In this book, we see the immediate aftermath of the meteor strike and the tentative formation of worldwide efforts, as well as the results of Elma and her peers pushing to be included in the plans that are made. Alongside the discrimination she faces, Elma also suffers from anxiety and a fear that even taking medication to manage this will be seen as a sign of weakness. She, and the other women like her, are there for window dressing according to some and aren't taken seriously by everyone. There's a particularly galling scene where they're put through an underwater escape simulation but are first dressed in bikinis for the benefit of the press, before discovering that they aren't even going to be allowed to do the simulation in its entirety. 

 

All in all, this is an excellent book and the amount of research involves shines through without becoming overwhelming. Alongside the solid world-building, there's also strong characterisation and a real sense of uncertainty about how this will all resolve - a few twists and turns along the way! I'm now looking forward to picking up The Fated Sky at some point soon, for the next instalment in Elma's story. 

Review
4 Stars
Spellbound - Allie Therin
Spellbound (Magic in Manhattan #1) - Allie Therin

This is one of those books I picked up off Netgalley because it sounded like it might be my cup of tea and, for the most part, it pretty much worked for me. It's historical urban fantasy, for lack of a better descriptor, set in the Prohibition era in the US but with added magic - a number of the characters we meet during the book have various powers and this is not generally known. 

 

Their way of life is under threat from the import of artefacts which can be used to devastating effect by people who have these magical powers, though usually at a high cost. One of our protagonists (Rory) has such a power, in his case the ability to see the history of an object, which he uses to determine whether or not antiques are fakes and he helps his aunt run a profitable business in Hell's Kitchen. Early on, Rory crosses paths with our other protagonist (Arthur), who has no magic of his own but who hangs around with a hell of a lot of people who do - he and his friends also have a troubled history with magic and its misuse, which led to the death of people they cared about.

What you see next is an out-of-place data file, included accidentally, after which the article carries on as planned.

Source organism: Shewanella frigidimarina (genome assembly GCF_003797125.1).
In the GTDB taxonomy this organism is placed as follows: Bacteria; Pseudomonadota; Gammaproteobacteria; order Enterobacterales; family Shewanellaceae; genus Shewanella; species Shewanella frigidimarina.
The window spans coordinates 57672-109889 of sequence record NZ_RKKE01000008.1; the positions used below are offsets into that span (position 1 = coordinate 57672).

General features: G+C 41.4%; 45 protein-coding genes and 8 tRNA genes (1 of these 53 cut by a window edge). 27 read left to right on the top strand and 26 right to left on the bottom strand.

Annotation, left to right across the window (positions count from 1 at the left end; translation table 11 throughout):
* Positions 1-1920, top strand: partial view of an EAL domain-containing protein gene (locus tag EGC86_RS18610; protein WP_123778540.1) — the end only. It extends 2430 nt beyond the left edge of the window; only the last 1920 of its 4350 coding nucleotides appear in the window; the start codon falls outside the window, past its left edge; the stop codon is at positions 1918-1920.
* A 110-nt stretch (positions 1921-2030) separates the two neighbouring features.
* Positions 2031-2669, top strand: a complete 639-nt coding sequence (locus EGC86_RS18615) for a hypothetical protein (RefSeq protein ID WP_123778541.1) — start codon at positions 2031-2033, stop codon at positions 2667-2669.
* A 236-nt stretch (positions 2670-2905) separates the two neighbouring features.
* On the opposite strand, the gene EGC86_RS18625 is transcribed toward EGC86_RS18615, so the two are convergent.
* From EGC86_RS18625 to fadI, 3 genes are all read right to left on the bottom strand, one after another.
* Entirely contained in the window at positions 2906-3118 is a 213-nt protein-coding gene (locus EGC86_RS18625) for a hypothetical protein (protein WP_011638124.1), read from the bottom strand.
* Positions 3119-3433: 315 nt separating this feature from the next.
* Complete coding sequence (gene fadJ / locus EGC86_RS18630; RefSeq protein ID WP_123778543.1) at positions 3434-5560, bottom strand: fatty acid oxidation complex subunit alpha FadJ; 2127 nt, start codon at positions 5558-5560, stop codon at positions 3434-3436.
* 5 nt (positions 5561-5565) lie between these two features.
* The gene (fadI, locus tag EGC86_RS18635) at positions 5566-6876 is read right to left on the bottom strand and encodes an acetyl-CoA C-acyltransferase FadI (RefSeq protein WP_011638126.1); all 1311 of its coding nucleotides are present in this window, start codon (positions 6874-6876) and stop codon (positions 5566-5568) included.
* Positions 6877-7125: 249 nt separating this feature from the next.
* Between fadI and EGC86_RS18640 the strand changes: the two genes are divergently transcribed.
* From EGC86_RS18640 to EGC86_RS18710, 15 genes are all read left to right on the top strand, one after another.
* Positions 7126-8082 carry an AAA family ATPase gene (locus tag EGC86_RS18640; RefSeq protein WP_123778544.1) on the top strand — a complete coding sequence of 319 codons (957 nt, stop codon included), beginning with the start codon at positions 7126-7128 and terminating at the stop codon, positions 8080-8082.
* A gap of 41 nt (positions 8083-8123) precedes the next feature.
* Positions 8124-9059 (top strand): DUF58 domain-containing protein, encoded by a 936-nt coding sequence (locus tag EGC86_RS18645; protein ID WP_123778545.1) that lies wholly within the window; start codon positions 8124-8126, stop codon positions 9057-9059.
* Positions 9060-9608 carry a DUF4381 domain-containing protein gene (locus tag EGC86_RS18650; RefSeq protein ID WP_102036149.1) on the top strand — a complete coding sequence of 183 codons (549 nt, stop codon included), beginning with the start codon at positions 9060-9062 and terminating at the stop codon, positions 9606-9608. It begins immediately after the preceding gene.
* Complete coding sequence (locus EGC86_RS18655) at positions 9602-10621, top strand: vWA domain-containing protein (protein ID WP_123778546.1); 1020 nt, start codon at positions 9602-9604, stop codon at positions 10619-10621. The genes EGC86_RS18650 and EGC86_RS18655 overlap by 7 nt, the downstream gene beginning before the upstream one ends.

There's a lot to like about Spellbound, the adventure plot of which mostly hangs together well and the setting of which also promises some future issues around period-typical discrimination even if those are only alluded to in this particular book. There's enough period detail to make the setting work without falling into infodump territory or the perils of an author wanting to demonstrate that they have Done The Research. 

 

In terms of the romance storyline, this book was on the knife-edge for me between 'these characters are delightful' and 'these characters are annoying me now' and I'm not completely sure which side they landed in the end. For a novel-length story, there's a temptation for miscommunication to get over-used and I think this was a little too heavily done here. There's only so much mileage to get out of 'surely he can't feel about me the way I feel about him?' and this was a fraction overdone for my tastes.

 

There's also some messing about with names, as one of our heroes is commonly known as 'Ace' and that's used interchangeably (and not always consistent with the temperature of the relationship at the time) while it's revealed partway through that Rory is actually using an assumed name and not only does he get called by both names, there's also a nickname added in too. I initially thought that Rory's big secret, one of those 'you wouldn't like me if you knew the truth'-type secrets, was that he was trans and that then led me down the wormhole of dead-naming someone, which made the name usage really not work for me. 

 

Anyway, an enjoyable enough read even with the issues above and apparently the first of at least a trilogy, so I guess if I end up reading those then we'll see whether the author can push the characters firmly back into 'delightful' for me!

 

Thanks to the publisher and Netgalley for providing me with a copy of this book in exchange for an honest review. 

Review
4 Stars
Tess of the Road - Rachel Hartman